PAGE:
“Alcohol-based hand sanitizers can quickly reduce the number of microbes on hands in some situations, but sanitizers do not eliminate all types of germs,” the CDC says. Some germs, in particular, are less affected by sanitizers, including diarrhea-inducing noroviruses and the parasite Cryptosporidium (aka Crypto).

Meanwhile, science has not established the likelihood of infection when a given batch of microbes is reduced in number but not eliminated. We simply don’t know the risk of that 00.01%, or whatever percentage might be left behind by less-than-perfect application and use of hand sanitizers.

Regular soap, if used properly, has the added benefit of helping rid hands of potentially harmful chemicals, something alcohol-based hand sanitizers don’t do. One study found farm workers who use hand sanitizers have higher levels of pesticides in their bodies.

The FDA slaps a hand

The Food and Drug Administration (FDA) is currently reviewing the safety and effectiveness of ethyl alcohol, isopropyl (rubbing alcohol) and benzalkonium chloride — the three active ingredients in 97% of all hand sanitizers, which the agency calls “consumer antiseptic rubs.” A previous review resulted in a ban on 28 other active ingredients that had been used in hand sanitizers, and the FDA requested more test data from manufacturers on the three that remain. The agency says it does not expect any significant changes based on its final ruling.

Meanwhile, the FDA recently cracked down on one company’s marketing claims it says are not supported. In January, the agency warned Gojo Industries to stop claiming its Purell Healthcare Advanced Hand Sanitizers, which are marketed both to the health care industry and to consumers, are capable of preventing the flu, norovirus, Ebola, and the drug-resistant superbug MRSA. “FDA is currently not aware of any adequate and well-controlled studies demonstrating that killing or decreasing the number of bacteria or viruses on the skin by a certain magnitude produces a corresponding clinical reduction in infection or disease caused by such bacteria or virus,” the agency wrote in a letter to Gojo.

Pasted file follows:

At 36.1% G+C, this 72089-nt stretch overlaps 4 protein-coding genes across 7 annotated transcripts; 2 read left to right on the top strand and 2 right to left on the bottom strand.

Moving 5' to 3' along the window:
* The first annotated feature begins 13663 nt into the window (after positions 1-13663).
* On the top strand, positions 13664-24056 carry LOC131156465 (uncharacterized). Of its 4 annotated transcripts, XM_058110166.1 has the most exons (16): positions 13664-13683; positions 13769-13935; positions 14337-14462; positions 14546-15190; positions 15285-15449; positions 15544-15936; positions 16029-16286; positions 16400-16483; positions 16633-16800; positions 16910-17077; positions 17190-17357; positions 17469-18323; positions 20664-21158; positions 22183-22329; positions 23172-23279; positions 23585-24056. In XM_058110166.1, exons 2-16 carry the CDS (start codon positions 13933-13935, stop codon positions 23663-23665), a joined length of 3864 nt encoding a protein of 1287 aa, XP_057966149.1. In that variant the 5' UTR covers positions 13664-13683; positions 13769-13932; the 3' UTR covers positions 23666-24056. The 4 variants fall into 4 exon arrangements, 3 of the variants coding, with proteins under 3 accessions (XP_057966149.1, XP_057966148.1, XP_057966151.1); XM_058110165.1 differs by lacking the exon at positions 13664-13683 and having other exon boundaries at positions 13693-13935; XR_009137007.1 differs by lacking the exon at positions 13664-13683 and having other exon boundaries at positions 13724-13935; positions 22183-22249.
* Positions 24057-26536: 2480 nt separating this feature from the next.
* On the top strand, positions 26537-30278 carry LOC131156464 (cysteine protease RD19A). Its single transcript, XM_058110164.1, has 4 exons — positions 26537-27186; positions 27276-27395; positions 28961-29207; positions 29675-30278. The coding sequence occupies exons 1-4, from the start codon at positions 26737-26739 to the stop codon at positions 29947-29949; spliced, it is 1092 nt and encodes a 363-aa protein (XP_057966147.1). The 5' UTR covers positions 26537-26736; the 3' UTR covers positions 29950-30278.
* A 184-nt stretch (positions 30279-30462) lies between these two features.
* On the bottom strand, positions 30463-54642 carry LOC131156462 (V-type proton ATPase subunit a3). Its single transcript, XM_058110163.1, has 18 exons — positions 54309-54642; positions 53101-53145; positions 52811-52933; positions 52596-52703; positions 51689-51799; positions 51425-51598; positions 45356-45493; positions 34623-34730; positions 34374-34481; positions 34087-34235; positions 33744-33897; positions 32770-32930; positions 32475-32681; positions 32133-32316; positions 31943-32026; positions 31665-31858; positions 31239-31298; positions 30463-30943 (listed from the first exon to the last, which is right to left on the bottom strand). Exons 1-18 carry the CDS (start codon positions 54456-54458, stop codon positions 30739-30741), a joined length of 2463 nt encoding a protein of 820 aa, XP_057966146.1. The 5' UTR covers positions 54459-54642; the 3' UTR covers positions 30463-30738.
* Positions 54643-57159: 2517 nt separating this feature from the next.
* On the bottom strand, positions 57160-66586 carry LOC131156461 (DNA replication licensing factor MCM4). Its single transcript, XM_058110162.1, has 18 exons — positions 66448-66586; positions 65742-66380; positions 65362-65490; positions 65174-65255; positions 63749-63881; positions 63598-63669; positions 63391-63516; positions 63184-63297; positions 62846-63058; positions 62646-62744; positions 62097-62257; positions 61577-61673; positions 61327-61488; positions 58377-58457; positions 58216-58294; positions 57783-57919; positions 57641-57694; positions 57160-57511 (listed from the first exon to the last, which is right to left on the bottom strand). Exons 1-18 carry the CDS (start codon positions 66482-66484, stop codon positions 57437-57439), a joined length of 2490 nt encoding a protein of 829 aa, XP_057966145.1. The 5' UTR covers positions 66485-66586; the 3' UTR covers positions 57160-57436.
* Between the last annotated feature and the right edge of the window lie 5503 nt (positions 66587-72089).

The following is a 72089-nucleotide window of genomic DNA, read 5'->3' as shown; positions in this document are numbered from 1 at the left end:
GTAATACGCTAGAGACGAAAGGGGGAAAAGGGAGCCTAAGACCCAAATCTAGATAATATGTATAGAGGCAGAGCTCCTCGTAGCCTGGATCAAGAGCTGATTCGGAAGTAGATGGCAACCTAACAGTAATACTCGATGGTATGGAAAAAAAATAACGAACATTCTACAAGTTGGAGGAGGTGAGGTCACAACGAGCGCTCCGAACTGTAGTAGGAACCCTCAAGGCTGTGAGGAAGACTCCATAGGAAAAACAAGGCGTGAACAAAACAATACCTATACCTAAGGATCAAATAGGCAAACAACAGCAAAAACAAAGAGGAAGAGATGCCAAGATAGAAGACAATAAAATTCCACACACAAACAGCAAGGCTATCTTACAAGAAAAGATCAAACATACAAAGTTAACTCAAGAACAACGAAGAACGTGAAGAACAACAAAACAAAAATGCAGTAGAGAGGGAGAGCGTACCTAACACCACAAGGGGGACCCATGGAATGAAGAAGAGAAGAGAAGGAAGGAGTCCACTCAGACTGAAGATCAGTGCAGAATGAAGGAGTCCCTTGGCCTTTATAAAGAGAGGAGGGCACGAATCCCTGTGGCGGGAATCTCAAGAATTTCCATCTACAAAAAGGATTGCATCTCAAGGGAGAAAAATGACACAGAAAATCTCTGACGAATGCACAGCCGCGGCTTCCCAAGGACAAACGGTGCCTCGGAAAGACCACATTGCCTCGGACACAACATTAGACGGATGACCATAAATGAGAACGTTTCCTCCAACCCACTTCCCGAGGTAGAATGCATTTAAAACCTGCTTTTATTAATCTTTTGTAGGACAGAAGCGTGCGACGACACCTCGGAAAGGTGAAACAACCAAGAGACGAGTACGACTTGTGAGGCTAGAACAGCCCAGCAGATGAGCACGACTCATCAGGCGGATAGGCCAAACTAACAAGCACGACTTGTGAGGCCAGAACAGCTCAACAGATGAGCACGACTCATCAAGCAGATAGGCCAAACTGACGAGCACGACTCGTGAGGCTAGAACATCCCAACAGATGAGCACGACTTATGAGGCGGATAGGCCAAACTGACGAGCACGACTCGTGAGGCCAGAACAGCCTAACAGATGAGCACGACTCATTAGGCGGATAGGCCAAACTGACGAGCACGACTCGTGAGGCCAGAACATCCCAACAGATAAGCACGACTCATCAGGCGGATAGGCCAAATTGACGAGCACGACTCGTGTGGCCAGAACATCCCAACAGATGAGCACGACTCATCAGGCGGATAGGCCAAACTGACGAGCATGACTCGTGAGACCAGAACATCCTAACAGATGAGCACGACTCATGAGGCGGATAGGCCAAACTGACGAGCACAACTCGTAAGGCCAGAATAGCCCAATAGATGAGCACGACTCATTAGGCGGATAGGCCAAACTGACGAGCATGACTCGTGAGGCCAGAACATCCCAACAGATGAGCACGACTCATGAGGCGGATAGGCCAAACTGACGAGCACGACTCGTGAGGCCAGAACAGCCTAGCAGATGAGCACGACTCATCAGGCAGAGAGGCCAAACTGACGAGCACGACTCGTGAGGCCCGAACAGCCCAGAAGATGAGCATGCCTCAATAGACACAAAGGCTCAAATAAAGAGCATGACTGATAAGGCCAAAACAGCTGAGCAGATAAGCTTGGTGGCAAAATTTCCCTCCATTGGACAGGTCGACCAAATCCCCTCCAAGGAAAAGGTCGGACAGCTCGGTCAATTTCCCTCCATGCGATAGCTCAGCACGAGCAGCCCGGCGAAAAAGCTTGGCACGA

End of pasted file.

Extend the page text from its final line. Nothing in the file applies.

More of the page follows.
The FDA did not specifically refute the “99.99%” claims, and it did not suggest any Purell products be recalled.

“Gojo took immediate action to respond to FDA,” Gojo spokesperson Samantha Williams tells Elemental. “Our actions included editing some of our marketing on our website and social media. It is important to emphasize that the FDA letter was not related to the safety or quality of our products, or our manufacturing processes,” Williams said. “Our products can and should continue to be used as part of good hand hygiene practice, to reduce germs.”

The case remains open as of this writing, according to FDA spokesperson Jeremy Kahn, who said the agency otherwise doesn’t comment on ongoing cases.

Lab testing vs. actual use

Marketing claims for the effectiveness of hand sanitizers are based on lab tests, sometimes done by the manufacturers themselves, and other times by independent laboratories based on FDA protocols, according to a person in charge of testing sanitizers and disinfectants at one such independent lab. The results are kept private.

The initial tests involve high concentrations of isolated germs and short amounts of time in contact with the sanitizer, to “mimic a worst-case scenario,” explains the source, who asked not to be identified, given the private nature of the relationship with manufacturers. “Laboratories like ours only test for the effectiveness against microorganisms; we do not use human subjects in our testing,” the source says.